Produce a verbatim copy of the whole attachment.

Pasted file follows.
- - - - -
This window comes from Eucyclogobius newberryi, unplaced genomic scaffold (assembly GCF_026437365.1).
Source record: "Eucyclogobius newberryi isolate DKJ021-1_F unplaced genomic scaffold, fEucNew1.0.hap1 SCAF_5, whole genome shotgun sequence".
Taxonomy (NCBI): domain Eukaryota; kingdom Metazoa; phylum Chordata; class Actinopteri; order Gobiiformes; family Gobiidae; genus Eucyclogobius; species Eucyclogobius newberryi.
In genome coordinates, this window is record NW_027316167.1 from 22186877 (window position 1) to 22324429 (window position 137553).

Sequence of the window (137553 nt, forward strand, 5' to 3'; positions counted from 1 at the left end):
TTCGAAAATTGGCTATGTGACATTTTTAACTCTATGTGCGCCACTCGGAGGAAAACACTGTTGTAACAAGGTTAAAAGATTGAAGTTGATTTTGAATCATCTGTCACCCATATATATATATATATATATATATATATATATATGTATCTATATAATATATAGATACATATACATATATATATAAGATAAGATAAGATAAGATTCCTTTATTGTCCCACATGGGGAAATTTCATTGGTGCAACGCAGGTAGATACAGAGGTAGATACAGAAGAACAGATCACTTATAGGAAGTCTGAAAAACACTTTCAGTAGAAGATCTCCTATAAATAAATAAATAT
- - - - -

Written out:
This window comes from Eucyclogobius newberryi, unplaced genomic scaffold (assembly GCF_026437365.1).
Source record: "Eucyclogobius newberryi isolate DKJ021-1_F unplaced genomic scaffold, fEucNew1.0.hap1 SCAF_5, whole genome shotgun sequence".
Taxonomy (NCBI): domain Eukaryota; kingdom Metazoa; phylum Chordata; class Actinopteri; order Gobiiformes; family Gobiidae; genus Eucyclogobius; species Eucyclogobius newberryi.
In genome coordinates, this window is record NW_027316167.1 from 22186877 (window position 1) to 22324429 (window position 137553).

Sequence of the window (137553 nt, forward strand, 5' to 3'; positions counted from 1 at the left end):
TTCGAAAATTGGCTATGTGACATTTTTAACTCTATGTGCGCCACTCGGAGGAAAACACTGTTGTAACAAGGTTAAAAGATTGAAGTTGATTTTGAATCATCTGTCACCCATATATATATATATATATATATATATATATATATGTATCTATATAATATATAGATACATATACATATATATATAAGATAAGATAAGATAAGATTCCTTTATTGTCCCACATGGGGAAATTTCATTGGTGCAACGCAGGTAGATACAGAGGTAGATACAGAAGAACAGATCACTTATAGGAAGTCTGAAAAACACTTTCAGTAGAAGATCTCCTATAAATAAATAAATAT